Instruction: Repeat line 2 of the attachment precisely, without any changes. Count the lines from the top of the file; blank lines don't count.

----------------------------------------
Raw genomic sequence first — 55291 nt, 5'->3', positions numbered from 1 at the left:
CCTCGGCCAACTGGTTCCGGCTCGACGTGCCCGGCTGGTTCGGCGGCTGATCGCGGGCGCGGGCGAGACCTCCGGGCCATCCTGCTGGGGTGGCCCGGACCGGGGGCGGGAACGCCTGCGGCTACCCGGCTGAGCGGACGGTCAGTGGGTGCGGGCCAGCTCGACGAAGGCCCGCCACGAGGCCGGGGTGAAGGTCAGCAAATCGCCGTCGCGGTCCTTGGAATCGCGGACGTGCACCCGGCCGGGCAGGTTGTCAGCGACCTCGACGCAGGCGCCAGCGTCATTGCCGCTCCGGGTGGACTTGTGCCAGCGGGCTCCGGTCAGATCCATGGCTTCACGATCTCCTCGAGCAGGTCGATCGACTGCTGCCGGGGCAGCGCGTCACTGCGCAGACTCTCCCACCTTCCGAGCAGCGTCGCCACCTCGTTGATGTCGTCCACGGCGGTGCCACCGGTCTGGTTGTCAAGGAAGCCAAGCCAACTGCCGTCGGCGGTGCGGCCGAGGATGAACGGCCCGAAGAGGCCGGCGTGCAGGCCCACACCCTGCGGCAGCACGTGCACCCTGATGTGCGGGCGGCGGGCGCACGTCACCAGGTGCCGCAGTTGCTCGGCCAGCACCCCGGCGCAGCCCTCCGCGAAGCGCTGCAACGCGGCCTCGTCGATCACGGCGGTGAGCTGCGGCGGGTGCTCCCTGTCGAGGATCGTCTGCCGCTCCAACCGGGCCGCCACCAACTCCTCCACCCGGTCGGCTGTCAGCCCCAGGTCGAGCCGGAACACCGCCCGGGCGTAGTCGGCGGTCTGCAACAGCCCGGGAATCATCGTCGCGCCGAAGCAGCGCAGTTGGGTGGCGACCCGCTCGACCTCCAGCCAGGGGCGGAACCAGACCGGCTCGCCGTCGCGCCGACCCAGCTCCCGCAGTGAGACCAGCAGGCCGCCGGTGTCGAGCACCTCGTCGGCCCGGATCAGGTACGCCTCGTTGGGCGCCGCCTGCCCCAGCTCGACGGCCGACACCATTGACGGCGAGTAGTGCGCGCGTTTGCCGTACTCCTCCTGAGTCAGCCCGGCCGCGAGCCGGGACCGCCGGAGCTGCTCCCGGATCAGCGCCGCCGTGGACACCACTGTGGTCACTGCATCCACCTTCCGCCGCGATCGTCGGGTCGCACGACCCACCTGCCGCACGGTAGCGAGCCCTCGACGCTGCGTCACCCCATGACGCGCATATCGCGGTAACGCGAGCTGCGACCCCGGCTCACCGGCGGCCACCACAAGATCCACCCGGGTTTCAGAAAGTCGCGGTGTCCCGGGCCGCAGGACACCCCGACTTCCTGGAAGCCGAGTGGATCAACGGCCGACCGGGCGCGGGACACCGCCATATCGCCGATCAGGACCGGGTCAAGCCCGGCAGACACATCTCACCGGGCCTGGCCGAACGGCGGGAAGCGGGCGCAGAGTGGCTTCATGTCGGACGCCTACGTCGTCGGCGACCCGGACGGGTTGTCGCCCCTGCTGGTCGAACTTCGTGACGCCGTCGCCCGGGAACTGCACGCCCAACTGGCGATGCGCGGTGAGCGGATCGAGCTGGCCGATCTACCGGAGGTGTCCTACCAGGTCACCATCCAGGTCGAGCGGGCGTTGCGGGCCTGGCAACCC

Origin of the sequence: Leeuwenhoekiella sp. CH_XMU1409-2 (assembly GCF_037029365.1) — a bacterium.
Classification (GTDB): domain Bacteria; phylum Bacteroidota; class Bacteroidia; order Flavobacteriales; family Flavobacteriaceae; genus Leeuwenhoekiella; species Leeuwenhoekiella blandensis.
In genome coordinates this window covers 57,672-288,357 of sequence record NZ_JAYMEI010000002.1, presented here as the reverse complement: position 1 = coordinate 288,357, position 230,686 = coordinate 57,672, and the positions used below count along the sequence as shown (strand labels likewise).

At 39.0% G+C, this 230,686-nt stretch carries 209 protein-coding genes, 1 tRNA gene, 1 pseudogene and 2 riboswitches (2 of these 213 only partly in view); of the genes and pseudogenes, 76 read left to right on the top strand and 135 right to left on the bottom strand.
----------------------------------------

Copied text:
CCTCGGCCAACTGGTTCCGGCTCGACGTGCCCGGCTGGTTCGGCGGCTGATCGCGGGCGCGGGCGAGACCTCCGGGCCATCCTGCTGGGGTGGCCCGGACCGGGGGCGGGAACGCCTGCGGCTACCCGGCTGAGCGGACGGTCAGTGGGTGCGGGCCAGCTCGACGAAGGCCCGCCACGAGGCCGGGGTGAAGGTCAGCAAATCGCCGTCGCGGTCCTTGGAATCGCGGACGTGCACCCGGCCGGGCAGGTTGTCAGCGACCTCGACGCAGGCGCCAGCGTCATTGCCGCTCCGGGTGGACTTGTGCCAGCGGGCTCCGGTCAGATCCATGGCTTCACGATCTCCTCGAGCAGGTCGATCGACTGCTGCCGGGGCAGCGCGTCACTGCGCAGACTCTCCCACCTTCCGAGCAGCGTCGCCACCTCGTTGATGTCGTCCACGGCGGTGCCACCGGTCTGGTTGTCAAGGAAGCCAAGCCAACTGCCGTCGGCGGTGCGGCCGAGGATGAACGGCCCGAAGAGGCCGGCGTGCAGGCCCACACCCTGCGGCAGCACGTGCACCCTGATGTGCGGGCGGCGGGCGCACGTCACCAGGTGCCGCAGTTGCTCGGCCAGCACCCCGGCGCAGCCCTCCGCGAAGCGCTGCAACGCGGCCTCGTCGATCACGGCGGTGAGCTGCGGCGGGTGCTCCCTGTCGAGGATCGTCTGCCGCTCCAACCGGGCCGCCACCAACTCCTCCACCCGGTCGGCTGTCAGCCCCAGGTCGAGCCGGAACACCGCCCGGGCGTAGTCGGCGGTCTGCAACAGCCCGGGAATCATCGTCGCGCCGAAGCAGCGCAGTTGGGTGGCGACCCGCTCGACCTCCAGCCAGGGGCGGAACCAGACCGGCTCGCCGTCGCGCCGACCCAGCTCCCGCAGTGAGACCAGCAGGCCGCCGGTGTCGAGCACCTCGTCGGCCCGGATCAGGTACGCCTCGTTGGGCGCCGCCTGCCCCAGCTCGACGGCCGACACCATTGACGGCGAGTAGTGCGCGCGTTTGCCGTACTCCTCCTGAGTCAGCCCGGCCGCGAGCCGGGACCGCCGGAGCTGCTCCCGGATCAGCGCCGCCGTGGACACCACTGTGGTCACTGCATCCACCTTCCGCCGCGATCGTCGGGTCGCACGACCCACCTGCCGCACGGTAGCGAGCCCTCGACGCTGCGTCACCCCATGACGCGCATATCGCGGTAACGCGAGCTGCGACCCCGGCTCACCGGCGGCCACCACAAGATCCACCCGGGTTTCAGAAAGTCGCGGTGTCCCGGGCCGCAGGACACCCCGACTTCCTGGAAGCCGAGTGGATCAACGGCCGACCGGGCGCGGGACACCGCCATATCGCCGATCAGGACCGGGTCAAGCCCGGCAGACACATCTCACCGGGCCTGGCCGAACGGCGGGAAGCGGGCGCAGAGTGGCTTCATGTCGGACGCCTACGTCGTCGGCGACCCGGACGGGTTGTCGCCCCTGCTGGTCGAACTTCGTGACGCCGTCGCCCGGGAACTGCACGCCCAACTGGCGATGCGCGGTGAGCGGATCGAGCTGGCCGATCTACCGGAGGTGTCCTACCAGGTCACCATCCAGGTCGAGCGGGCGTTGCGGGCCTGGCAACCC